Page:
Kenai, Fairbanks give out far more grant money to small businesses than Anchorage - Must Read Alaska
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Monday, June 21, 2021
HomePoliticsKenai, Fairbanks give out far more grant money to small businesses than Anchorage

Kenai, Fairbanks give out far more grant money to small businesses than Anchorage

The Berkowitz Administration in Anchorage is granting $6 million to small businesses and nonprofits in Anchorage, and the CARES Act grants are limited to $10,000 each, to be determined by lottery on Thursday.

But on in the Kenai Borough, over $7 million has already been given out to businesses and nonprofits. Another $2.2 million has been set aside for Phase II grants, for a total of $9.2 million.

That’s for a population of businesses that is a fraction of the size of Anchorage.

Kenai Peninsula has a population of 58,000 compared to the 291,000 people who live in the Anchorage municipality. Each of the senior centers on the peninsula have already been awarded $50,000.

Fairbanks has also been more generous with its businesses and nonprofits than Anchorage. The City of Fairbanks, population 31,000, was awarded more than $16 million in CARES Act money and is granting more than a third of it — $6.25 million — to businesses.

Some $2.8 million has already been awarded to 174 businesses in Fairbanks. Grants are $15,000, a third more than the Anchorage grants are going to be during the Thursday lottery.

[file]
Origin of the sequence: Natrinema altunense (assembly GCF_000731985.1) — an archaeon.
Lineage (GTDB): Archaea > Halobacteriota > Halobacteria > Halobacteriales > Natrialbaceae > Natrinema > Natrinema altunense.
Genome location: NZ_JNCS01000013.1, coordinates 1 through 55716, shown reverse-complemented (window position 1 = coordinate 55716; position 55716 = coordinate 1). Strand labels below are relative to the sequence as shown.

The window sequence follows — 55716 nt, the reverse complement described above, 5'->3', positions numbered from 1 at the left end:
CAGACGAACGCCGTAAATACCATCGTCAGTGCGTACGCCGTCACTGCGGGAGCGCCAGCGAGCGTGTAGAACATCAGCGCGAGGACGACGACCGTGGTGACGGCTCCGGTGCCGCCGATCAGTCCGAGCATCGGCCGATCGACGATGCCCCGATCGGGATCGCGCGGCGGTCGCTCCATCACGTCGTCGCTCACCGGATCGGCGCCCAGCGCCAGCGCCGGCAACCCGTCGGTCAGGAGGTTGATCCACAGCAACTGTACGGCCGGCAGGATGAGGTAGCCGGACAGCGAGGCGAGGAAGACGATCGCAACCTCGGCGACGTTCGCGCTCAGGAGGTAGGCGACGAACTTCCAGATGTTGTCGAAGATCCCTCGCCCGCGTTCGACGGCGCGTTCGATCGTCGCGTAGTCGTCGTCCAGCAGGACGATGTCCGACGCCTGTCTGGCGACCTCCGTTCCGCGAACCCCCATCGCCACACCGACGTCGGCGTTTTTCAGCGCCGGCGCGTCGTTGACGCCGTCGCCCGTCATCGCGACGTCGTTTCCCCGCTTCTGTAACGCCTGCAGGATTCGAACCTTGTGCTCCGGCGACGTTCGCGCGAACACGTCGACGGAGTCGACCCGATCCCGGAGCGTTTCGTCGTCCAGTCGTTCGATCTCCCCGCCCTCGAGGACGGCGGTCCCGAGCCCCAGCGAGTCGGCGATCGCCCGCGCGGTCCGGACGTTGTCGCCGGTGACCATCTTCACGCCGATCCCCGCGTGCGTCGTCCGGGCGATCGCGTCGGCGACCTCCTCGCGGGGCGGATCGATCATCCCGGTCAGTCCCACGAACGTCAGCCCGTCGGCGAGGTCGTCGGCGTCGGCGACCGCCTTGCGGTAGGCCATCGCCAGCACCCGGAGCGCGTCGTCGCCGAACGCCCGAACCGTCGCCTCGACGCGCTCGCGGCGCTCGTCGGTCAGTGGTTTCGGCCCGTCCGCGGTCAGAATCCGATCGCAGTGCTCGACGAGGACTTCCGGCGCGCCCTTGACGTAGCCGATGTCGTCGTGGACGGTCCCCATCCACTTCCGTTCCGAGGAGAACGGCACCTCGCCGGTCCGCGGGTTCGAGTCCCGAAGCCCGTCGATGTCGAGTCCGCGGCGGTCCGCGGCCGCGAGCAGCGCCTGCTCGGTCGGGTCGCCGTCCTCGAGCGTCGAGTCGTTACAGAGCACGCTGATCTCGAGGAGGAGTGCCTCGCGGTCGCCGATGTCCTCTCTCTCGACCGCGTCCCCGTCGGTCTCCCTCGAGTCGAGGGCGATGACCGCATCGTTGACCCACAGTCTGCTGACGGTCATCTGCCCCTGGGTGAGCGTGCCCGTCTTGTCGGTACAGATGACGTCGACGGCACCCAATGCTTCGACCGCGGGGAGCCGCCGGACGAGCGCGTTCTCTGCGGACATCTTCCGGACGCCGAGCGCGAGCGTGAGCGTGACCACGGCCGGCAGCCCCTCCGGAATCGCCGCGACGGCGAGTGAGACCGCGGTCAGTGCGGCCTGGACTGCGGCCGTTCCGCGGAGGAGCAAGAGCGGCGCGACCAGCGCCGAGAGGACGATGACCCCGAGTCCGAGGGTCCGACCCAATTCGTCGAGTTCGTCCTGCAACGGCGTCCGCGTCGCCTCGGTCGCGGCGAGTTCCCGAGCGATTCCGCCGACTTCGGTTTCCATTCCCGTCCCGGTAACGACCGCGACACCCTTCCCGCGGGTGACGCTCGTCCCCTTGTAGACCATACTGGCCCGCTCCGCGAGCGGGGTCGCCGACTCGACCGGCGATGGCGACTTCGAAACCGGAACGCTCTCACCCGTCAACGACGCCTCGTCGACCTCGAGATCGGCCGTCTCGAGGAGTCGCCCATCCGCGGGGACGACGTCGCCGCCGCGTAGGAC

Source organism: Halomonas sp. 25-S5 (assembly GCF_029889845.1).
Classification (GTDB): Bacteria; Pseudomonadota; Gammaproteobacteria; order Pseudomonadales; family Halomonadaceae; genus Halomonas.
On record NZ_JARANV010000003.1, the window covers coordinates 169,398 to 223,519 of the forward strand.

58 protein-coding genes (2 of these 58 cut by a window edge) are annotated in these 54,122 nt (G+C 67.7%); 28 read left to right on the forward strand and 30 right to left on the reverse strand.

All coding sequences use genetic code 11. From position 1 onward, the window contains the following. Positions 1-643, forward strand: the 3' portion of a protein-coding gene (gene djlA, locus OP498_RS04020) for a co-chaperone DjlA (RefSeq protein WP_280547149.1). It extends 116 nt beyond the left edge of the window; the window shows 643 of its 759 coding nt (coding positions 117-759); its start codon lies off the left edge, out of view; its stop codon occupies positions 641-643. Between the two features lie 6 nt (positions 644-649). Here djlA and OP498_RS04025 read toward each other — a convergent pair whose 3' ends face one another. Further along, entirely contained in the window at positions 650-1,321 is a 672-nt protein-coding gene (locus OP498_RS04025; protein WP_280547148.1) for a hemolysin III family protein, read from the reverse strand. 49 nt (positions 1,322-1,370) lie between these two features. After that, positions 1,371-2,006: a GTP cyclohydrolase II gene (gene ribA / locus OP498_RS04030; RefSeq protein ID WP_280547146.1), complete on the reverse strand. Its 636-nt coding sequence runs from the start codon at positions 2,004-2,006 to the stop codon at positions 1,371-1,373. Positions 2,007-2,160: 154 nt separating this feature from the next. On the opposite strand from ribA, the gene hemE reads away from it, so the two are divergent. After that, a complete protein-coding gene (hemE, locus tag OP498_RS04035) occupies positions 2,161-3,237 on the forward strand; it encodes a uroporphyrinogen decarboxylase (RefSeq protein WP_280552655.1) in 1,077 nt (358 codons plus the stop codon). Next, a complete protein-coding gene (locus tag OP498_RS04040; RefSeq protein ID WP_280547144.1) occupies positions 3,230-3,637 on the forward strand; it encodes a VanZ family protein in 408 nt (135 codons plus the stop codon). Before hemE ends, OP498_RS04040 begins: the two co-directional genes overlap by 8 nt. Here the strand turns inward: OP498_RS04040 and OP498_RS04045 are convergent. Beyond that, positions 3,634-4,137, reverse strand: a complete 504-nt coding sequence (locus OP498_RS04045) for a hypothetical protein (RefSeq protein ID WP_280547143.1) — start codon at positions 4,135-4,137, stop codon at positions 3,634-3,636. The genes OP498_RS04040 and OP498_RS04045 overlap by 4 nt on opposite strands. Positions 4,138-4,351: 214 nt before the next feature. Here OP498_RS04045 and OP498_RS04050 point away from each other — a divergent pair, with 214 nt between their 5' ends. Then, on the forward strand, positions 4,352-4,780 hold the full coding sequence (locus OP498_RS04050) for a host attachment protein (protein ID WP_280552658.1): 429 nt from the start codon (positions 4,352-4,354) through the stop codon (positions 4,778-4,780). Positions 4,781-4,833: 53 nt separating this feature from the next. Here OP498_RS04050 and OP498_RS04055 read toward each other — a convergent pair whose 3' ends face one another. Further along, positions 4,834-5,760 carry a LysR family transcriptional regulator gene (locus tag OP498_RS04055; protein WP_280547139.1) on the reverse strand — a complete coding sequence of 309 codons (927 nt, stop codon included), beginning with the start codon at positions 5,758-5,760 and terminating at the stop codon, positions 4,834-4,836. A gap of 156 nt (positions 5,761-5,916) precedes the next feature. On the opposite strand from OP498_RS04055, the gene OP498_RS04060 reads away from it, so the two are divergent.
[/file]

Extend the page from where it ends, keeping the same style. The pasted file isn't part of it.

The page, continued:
Fairbanks will also award $7.75 million to medical facilities, $1 million to individuals and families, and $1 million for direct expenses and administration costs.  Applications for Phase II of the distribution is available through Sept. 30.

Anchorage is spending most of its CARES Act money on government-related and health services. It has given out $14 million to hospitality and tourism businesses in a separate tranche of Economic Stimulus grants. Nonprofits have already received $3 million. Another $4.5 million is being spent on a pet project of the unions — hiring laid off members question to build trails around Anchorage, Girdwood and Eagle River, and to help with the installation of an “Indigenous Wayfinding” project, which means signage in Native language, in a sweetheart deal pushed by Rep. Zack Fields

  • Economic Stimulus: $33,442,380.04
  • Family Support: $18,850,000
  • Housing & Homelessness: $38,050,000
  • Public Health & Safety: $31,300,000
  • Community Investments: $5,500,000
  • Direct Municipal Response: $14,635,000
  • Contingency Fund: $14,936,186

Total: $156,713,566.04

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Written by

Suzanne Downing had careers in business and journalism before serving as the Director of Faith and Community-based Initiatives for Florida Gov. Jeb Bush and returning to Alaska to serve as speechwriter for Gov. Sean Parnell. Born on the Oregon coast, she moved to Alaska in 1969.

Latest comments

  • Y’all come on down now, heah? We got us a good borough mayor – Charlie Pierce!

  • Berkowitz and the assembly think government know best how to blow through cash instead of actually supporting the people they bankrupted with their idiotic mandates and pontificating.

  • I agree, check out the housing and land deals…and the outdoor pleasures are great.
    Medical services are up to date, if you want live here and work from home. The borough has lands for sale easy to find at the borough website. Why live where only your wallet is valued?